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U.S. Supreme Court to hear DUI refusal cases

The U.S. Supreme Court's decision from 2013 in Missouri v. McNeely appears to stand for the proposition that if the police have the ability to obtain a search warrant for a blood test after a driver has been stopped on suspicion of drunk driving, they must obtain that warrant.

In McNeely, the Court noted that merely because alcohol dissipates from the blood of the accused, this does not always create an exigent circumstance exception to the Fourth Amendment's warrant requirement. Last week, the Court accepted a trio of cases that could expand on this ruling and determine if refusing a blood or breath test provides constitutional grounds for criminal prosecution.

The cases from North Dakota and Minnesota involve situations where refusing to take an alcohol test is itself a crime and allows the state to impose punishment identical to a conviction on a DUI/DWI charge.

One of the arguments against these state laws is that they force a driver to surrender their Fourth Amendment protection from warrantless searches in order to obtain the ability to drive with a state-issued license.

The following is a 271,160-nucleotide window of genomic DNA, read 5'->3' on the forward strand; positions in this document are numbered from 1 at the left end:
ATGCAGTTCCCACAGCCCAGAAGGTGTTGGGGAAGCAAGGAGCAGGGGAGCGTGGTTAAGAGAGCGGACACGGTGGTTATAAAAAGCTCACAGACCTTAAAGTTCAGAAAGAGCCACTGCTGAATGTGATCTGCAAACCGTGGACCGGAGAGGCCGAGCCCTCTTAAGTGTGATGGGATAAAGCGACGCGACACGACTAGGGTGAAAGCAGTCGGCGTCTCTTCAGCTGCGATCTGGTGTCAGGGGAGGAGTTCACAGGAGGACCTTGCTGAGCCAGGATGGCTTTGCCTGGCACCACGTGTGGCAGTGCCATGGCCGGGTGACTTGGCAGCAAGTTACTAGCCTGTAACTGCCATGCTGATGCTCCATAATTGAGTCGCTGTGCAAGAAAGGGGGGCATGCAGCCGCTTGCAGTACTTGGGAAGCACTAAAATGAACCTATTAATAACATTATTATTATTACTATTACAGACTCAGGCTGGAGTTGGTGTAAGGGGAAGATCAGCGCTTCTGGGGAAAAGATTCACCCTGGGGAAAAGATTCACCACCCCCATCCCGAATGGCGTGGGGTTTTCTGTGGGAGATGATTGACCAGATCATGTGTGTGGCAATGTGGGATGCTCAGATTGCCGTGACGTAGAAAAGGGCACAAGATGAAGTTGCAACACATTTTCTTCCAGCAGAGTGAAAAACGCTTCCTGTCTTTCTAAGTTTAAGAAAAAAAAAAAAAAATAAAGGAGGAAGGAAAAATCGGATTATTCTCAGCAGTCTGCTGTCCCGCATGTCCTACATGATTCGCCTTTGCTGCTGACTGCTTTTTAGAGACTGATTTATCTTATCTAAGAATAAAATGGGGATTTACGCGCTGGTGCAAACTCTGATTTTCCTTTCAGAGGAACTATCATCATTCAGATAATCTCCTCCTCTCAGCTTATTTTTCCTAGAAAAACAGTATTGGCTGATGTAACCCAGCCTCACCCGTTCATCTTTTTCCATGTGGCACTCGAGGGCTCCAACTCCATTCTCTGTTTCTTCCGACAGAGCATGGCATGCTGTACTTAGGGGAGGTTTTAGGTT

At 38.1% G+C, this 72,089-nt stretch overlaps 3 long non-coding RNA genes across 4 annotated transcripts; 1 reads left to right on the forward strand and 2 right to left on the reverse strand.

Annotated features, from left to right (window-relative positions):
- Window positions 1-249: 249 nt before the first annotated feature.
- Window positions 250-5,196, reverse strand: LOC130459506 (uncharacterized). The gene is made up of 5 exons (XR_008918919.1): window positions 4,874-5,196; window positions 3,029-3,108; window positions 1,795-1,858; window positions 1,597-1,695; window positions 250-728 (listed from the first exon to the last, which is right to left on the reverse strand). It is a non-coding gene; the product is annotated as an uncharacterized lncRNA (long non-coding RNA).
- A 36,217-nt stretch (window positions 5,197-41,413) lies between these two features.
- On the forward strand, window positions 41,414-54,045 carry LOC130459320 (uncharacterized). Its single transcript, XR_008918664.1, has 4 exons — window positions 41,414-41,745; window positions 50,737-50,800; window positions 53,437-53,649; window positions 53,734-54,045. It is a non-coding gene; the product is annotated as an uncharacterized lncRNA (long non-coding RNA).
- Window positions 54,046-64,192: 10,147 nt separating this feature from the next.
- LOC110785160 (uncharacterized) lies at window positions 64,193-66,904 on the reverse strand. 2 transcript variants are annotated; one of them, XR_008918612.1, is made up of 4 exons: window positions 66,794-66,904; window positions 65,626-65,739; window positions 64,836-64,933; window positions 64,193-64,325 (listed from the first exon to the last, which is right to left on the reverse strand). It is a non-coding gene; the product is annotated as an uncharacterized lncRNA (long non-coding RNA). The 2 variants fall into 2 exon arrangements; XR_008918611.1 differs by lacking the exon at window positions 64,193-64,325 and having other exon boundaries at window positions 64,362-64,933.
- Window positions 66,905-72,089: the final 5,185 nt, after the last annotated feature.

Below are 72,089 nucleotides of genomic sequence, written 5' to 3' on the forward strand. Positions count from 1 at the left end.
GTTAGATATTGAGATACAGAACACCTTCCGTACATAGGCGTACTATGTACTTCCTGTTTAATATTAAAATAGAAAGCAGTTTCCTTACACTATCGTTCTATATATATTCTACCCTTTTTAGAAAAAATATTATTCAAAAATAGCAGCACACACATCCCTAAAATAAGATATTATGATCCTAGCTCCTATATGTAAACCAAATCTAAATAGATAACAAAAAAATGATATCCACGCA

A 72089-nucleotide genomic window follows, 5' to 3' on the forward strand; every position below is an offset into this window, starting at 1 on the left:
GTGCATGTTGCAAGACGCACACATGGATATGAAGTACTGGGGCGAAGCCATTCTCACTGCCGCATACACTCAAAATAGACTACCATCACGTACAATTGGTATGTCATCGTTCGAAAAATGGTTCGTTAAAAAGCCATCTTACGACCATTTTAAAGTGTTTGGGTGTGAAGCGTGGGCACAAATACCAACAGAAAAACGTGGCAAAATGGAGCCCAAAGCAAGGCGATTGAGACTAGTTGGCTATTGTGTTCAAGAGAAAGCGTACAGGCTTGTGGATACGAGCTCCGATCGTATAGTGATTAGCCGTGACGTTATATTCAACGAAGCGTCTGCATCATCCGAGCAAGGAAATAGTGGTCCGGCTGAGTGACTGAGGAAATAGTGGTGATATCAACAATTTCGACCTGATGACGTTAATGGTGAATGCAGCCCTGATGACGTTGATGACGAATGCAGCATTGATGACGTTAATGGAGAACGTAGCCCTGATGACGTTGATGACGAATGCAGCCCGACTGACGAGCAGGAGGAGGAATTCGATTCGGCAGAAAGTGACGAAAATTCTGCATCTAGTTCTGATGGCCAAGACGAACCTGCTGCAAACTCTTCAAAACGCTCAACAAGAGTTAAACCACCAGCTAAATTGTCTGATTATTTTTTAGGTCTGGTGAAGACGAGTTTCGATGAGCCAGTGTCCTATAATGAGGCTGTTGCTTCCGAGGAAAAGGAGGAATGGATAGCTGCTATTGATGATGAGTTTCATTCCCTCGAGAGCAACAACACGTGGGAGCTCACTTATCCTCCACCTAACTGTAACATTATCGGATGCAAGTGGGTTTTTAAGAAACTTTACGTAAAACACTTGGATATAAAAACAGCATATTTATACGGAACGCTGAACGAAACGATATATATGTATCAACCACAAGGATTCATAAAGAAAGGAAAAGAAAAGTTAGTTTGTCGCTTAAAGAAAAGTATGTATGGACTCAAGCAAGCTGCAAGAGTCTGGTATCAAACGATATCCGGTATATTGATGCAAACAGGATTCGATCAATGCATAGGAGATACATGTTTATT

In one of the cases, the state court ruled that the search was lawful because it was incident to an arrest. However, it is arguable that this search is not constitutional in this context, so the state's efforts to criminalize the refusal of an unconstitutional search should also be found unconstitutional. Court precedent prohibits the criminalization of refusal to consent to unconstitutional searches.

Conceptually it is difficult to see how these cases differ substantially from McNeely, with the demand for breath samples being only marginally less intrusive than a blood test.

If the warrantless search is not authorized by exigent circumstances, protection of evidence from destruction or officer safety and the implied consent statute is actually coercive, by conditioning the privilege of driving on surrender of Fourth Amendment rights, it is hard to see how criminal punishment for refusal is constitutional.

Oral arguments for the case are likely to be scheduled early next year and a decision should be released before the end of the courts term in June.

Source: scotusblog.com, "Court to rule on drunk-driving tests," Lyle Denniston, December 11, 2015

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